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Resolving conflict through peacemaking

Image of kids holding hands in a circle
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Resolving conflict through peacemaking

Karen Biestman talks about a framework long used by indigenous communities that can help students, parents and teachers better understand one another.

For centuries, tribal communities have turned to peacemaking circles as a way to address conflict, bringing individuals together for a conversation grounded in values and a desire for understanding. Now this approach is finding its way into the classroom.

Peacemaking is “a framework for intentional listening, better understanding and ultimately healing,” says Karen Biestman, a longtime practitioner who currently serves as associate dean and director of the Native American Cultural Center at Stanford University. “It’s simple, but it’s not easy to do.”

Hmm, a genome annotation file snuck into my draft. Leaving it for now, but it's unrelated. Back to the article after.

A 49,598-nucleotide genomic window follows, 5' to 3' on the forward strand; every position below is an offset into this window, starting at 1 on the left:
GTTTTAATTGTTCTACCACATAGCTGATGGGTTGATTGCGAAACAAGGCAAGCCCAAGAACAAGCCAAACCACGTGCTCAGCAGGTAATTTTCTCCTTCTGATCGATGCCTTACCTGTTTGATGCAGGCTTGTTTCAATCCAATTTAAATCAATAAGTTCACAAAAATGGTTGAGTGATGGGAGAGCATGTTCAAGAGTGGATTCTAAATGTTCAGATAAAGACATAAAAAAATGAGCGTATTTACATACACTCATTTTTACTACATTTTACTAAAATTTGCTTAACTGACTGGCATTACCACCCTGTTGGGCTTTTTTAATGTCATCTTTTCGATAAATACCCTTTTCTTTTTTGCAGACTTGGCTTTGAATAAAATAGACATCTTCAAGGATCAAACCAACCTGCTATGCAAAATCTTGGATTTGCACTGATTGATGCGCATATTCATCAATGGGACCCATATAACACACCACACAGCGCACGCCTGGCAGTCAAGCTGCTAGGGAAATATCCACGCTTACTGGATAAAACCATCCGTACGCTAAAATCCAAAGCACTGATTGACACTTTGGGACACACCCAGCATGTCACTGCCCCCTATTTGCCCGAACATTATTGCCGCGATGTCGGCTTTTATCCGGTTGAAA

On this episode of School’s In, Biestman joins GSE Dean Dan Schwartz and Senior Lecturer Denise Pope to talk about what peacemaking circles involve and how the framework can be helpful in situations where individuals are experiencing conflict. She also shares examples of how it has been applied in educational settings.

Peacemaking isn’t a quick fix, says Biestman, and it’s not about winning or losing—above all, the goal is to promote understanding. “Regardless of whether you get the outcome that you want, you feel seen and heard,” she says. “It allows you to coexist and move forward.”

You can listen to School's In on SiriusXM, Apple Podcasts, Google Podcasts, Spotify, Stitcher and Soundcloud.

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